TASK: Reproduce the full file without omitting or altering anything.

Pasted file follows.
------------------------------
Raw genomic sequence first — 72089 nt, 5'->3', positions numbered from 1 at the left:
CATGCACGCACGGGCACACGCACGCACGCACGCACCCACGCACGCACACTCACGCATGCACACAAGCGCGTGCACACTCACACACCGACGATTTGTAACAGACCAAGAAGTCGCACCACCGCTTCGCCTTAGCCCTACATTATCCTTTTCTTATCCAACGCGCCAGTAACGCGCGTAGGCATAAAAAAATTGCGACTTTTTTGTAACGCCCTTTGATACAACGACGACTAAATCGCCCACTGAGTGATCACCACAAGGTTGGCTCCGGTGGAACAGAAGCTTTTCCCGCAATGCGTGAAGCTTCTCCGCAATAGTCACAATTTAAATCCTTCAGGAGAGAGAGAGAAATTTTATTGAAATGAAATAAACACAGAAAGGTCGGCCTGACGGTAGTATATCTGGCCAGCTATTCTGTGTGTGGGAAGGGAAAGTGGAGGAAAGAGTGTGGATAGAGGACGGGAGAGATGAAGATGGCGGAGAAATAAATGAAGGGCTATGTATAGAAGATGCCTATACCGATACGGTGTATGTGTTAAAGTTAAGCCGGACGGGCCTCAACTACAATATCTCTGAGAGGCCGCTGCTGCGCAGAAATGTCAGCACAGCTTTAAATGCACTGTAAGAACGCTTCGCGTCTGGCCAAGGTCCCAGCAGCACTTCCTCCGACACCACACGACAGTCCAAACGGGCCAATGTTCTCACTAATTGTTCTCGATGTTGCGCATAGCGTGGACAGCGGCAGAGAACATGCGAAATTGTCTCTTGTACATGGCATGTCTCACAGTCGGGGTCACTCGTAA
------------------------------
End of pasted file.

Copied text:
Raw genomic sequence first — 72089 nt, 5'->3', positions numbered from 1 at the left:
CATGCACGCACGGGCACACGCACGCACGCACGCACCCACGCACGCACACTCACGCATGCACACAAGCGCGTGCACACTCACACACCGACGATTTGTAACAGACCAAGAAGTCGCACCACCGCTTCGCCTTAGCCCTACATTATCCTTTTCTTATCCAACGCGCCAGTAACGCGCGTAGGCATAAAAAAATTGCGACTTTTTTGTAACGCCCTTTGATACAACGACGACTAAATCGCCCACTGAGTGATCACCACAAGGTTGGCTCCGGTGGAACAGAAGCTTTTCCCGCAATGCGTGAAGCTTCTCCGCAATAGTCACAATTTAAATCCTTCAGGAGAGAGAGAGAAATTTTATTGAAATGAAATAAACACAGAAAGGTCGGCCTGACGGTAGTATATCTGGCCAGCTATTCTGTGTGTGGGAAGGGAAAGTGGAGGAAAGAGTGTGGATAGAGGACGGGAGAGATGAAGATGGCGGAGAAATAAATGAAGGGCTATGTATAGAAGATGCCTATACCGATACGGTGTATGTGTTAAAGTTAAGCCGGACGGGCCTCAACTACAATATCTCTGAGAGGCCGCTGCTGCGCAGAAATGTCAGCACAGCTTTAAATGCACTGTAAGAACGCTTCGCGTCTGGCCAAGGTCCCAGCAGCACTTCCTCCGACACCACACGACAGTCCAAACGGGCCAATGTTCTCACTAATTGTTCTCGATGTTGCGCATAGCGTGGACAGCGGCAGAGAACATGCGAAATTGTCTCTTGTACATGGCATGTCTCACAGTCGGGGTCACTCGTAA